Perhaps nothing in
American Christianity seems to generate more controversy than
the topic of "speaking in tongues". To many Christians,
it seems strange, far-fetched,
or even embarrassing. Many believers want Christianity to be "respectable"
— and speaking in tongues does not seem to be professional
or upper class. Some Christians have a theological belief that
all "supernatural" ministry ended with the last of the
original 12 apostles (or perhaps some later date). Is speaking
in tongues — praying in an unlearned language — for
today, and what should we think about it? Does the Bible definitely
clarify this for us?
Addressing the controversial aspect
of tongues, I know one pastor who said, "The unknown
tongue has never caused a church split yet, it's always been the
known tongue talking about the unknown tongue that caused churches
to split!" There is a lot of truth to this. We Christians
need to be able to disagree without being disagreeable. Frankly,
I suspect that church board members disagreeing over the color
of new carpet have caused as many church splits as the issue of
speaking in tongues. We need to be able to have pertinent discussions
about theology among Christians and in the church. If we Christians
can't discuss this in the church, then who can and where? It is
not an obscure or minor theological issue for us to study and
discuss because the largest and fastest growing churches in the
world believe in speaking in tongues.
At the root of the discussions and disagreements
about speaking in tongues is the central issue of whether God
still does "supernatural" ministry (or miracles) today
in the world. Either He does or He does not. One interesting point
that all evangelical ministers agree on is that a person being
born-again has a supernatural experience (a miracle). Beyond that
point is a growing volume of medically documented evidence of
dramatic and instant healings of people through prayer. Additionally,
intercessory prayer has shown to reduce complications in cardiac
patients in two different classic double-blind scientific studies
as documented in the Southern Medical Journal (July 1988) and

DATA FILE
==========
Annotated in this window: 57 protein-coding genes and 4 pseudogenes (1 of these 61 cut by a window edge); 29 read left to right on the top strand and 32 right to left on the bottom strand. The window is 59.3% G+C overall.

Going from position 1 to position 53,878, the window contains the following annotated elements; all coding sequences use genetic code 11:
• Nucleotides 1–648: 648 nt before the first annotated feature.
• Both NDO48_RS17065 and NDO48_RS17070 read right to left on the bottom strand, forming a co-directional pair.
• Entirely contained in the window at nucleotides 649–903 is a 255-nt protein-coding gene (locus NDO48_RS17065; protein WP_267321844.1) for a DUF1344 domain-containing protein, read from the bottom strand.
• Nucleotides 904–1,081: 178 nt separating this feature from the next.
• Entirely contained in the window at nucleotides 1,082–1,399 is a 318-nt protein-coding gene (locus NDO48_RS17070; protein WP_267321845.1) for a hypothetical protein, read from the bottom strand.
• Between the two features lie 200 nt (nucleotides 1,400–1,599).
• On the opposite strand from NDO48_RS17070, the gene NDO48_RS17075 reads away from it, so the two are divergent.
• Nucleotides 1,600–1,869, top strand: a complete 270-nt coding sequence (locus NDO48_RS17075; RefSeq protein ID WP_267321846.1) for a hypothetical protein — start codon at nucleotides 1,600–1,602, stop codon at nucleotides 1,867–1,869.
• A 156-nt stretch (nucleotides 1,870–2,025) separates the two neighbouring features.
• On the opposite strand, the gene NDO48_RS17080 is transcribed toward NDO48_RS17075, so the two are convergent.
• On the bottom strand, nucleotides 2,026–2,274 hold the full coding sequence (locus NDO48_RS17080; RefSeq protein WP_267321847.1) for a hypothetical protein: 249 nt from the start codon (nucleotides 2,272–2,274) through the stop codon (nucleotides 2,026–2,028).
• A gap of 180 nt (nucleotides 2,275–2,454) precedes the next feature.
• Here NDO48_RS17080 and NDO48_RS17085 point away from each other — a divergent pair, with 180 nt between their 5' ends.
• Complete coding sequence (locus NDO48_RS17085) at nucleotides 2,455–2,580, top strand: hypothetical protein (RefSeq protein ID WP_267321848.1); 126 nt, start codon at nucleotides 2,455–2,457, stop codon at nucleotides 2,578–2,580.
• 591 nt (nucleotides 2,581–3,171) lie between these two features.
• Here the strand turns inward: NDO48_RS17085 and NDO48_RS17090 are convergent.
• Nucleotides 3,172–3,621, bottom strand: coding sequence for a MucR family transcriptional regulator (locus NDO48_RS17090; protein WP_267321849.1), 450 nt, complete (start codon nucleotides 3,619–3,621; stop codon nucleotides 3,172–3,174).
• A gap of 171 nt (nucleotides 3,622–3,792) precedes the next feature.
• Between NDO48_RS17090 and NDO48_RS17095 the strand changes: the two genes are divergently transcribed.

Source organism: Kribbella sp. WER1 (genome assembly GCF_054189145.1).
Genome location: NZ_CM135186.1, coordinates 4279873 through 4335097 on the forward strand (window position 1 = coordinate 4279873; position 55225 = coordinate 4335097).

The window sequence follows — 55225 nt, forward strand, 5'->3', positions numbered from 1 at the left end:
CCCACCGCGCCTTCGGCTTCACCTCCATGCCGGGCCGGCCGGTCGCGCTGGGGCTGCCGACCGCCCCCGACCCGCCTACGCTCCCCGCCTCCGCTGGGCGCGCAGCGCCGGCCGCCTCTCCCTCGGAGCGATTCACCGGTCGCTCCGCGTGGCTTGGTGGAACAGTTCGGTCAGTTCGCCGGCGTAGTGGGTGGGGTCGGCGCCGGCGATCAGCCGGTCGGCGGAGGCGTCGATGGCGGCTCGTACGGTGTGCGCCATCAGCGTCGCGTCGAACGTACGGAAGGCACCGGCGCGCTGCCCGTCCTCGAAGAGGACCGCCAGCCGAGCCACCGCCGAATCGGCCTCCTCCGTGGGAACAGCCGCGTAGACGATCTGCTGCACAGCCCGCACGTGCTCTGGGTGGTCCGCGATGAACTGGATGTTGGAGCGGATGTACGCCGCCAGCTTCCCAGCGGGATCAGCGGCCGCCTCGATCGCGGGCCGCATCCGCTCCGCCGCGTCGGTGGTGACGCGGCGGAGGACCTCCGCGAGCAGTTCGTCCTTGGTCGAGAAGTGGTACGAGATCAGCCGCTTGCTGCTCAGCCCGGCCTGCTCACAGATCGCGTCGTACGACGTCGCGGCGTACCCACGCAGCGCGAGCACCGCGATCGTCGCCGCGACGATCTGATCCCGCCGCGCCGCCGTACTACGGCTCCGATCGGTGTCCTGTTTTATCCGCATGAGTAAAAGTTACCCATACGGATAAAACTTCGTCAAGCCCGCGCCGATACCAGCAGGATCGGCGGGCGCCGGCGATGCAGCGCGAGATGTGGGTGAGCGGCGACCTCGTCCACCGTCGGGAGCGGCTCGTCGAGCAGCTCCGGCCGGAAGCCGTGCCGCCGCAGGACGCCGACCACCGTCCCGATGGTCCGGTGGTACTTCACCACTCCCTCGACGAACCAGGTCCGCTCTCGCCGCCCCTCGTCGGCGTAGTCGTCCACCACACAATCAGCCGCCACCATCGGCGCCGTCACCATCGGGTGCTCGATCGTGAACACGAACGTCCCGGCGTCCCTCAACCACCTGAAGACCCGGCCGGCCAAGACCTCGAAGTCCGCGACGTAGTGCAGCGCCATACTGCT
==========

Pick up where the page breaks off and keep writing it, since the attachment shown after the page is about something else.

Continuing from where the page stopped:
the Archives of Internal Medicine (October 1999). So even God
answering our prayers makes a "supernatural" difference
in people's lives — so how can we say God is finished doing
supernatural things on the earth if He still answers prayer?
As an objective person reads and studies supernatural
healings, it becomes intellectually impossible to say these healings
were somehow "of the devil" when the person in question
prayed to God in the name of Jesus and gave God the glory for
the healing. Consider this question — could sound theology
say that God allows Satan to produce supernatural healings and
"speaking in tongues" to mislead people, but God Himself
is prevented from doing supernatural things on earth for the last
2,000 years? Addressing this point, all Christians agree that
God performed miracles in the Old Testament, and the Bible says
God does not change (Malachi 3:6) and Jesus Christ is the same
yesterday, today, and forever (Hebrews 13:8).
The Bible has a significant amount of scripture
addressing the "baptism of the Holy Spirit" which we
are told is what produces the ability to pray or speak in a language
which the person has not learned. There are five examples in the
New Testament of people being filled with the Holy Spirit, and
it can be scripturally proven that they spoke in tongues in every
#1) The best known case is the day of Pentecost
where 120 believers were in the upper room and the Holy Spirit
came upon them and they "began to speak with other tongues"
#2) When this same Holy Spirit baptism
came upon the Gentiles, "they heard them speak
with tongues and magnify God" (Acts 10:46).
In Acts 11:15-18, Peter addresses this same Gentile experience,
saying "The Holy Spirit fell upon them, as upon us at the
beginning. Then I remembered the word of the Lord...you shall
be baptized with the Holy Spirit."
#3) In Acts 19:1-6, Paul traveled
to Ephesus and asked some Christians, "Did you
receive the Holy Spirit when you believed?"
And when Paul had laid hands on them, "the Holy
Spirit came upon them, and they spoke with tongues and prophesied."
Keep in mind these were not mature, knowledgeable Christians which